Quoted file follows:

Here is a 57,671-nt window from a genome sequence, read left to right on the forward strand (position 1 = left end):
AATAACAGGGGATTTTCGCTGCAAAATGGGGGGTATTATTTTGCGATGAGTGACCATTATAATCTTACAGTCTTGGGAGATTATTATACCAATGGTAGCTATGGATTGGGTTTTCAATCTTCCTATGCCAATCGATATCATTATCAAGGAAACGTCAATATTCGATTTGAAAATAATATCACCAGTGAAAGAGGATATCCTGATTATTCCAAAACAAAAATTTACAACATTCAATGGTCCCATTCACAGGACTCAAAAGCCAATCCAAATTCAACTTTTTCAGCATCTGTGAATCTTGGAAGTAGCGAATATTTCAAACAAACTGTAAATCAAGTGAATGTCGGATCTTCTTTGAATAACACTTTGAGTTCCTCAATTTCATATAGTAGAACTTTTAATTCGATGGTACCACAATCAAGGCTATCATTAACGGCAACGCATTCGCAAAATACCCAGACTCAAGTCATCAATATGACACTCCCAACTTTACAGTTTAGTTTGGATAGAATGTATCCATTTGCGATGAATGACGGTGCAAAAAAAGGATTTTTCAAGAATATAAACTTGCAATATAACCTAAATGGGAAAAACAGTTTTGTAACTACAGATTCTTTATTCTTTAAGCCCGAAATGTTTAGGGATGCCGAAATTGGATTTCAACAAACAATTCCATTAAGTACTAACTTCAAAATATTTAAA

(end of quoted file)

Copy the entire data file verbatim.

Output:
Here is a 57,671-nt window from a genome sequence, read left to right on the forward strand (position 1 = left end):
AATAACAGGGGATTTTCGCTGCAAAATGGGGGGTATTATTTTGCGATGAGTGACCATTATAATCTTACAGTCTTGGGAGATTATTATACCAATGGTAGCTATGGATTGGGTTTTCAATCTTCCTATGCCAATCGATATCATTATCAAGGAAACGTCAATATTCGATTTGAAAATAATATCACCAGTGAAAGAGGATATCCTGATTATTCCAAAACAAAAATTTACAACATTCAATGGTCCCATTCACAGGACTCAAAAGCCAATCCAAATTCAACTTTTTCAGCATCTGTGAATCTTGGAAGTAGCGAATATTTCAAACAAACTGTAAATCAAGTGAATGTCGGATCTTCTTTGAATAACACTTTGAGTTCCTCAATTTCATATAGTAGAACTTTTAATTCGATGGTACCACAATCAAGGCTATCATTAACGGCAACGCATTCGCAAAATACCCAGACTCAAGTCATCAATATGACACTCCCAACTTTACAGTTTAGTTTGGATAGAATGTATCCATTTGCGATGAATGACGGTGCAAAAAAAGGATTTTTCAAGAATATAAACTTGCAATATAACCTAAATGGGAAAAACAGTTTTGTAACTACAGATTCTTTATTCTTTAAGCCCGAAATGTTTAGGGATGCCGAAATTGGATTTCAACAAACAATTCCATTAAGTACTAACTTCAAAATATTTAAA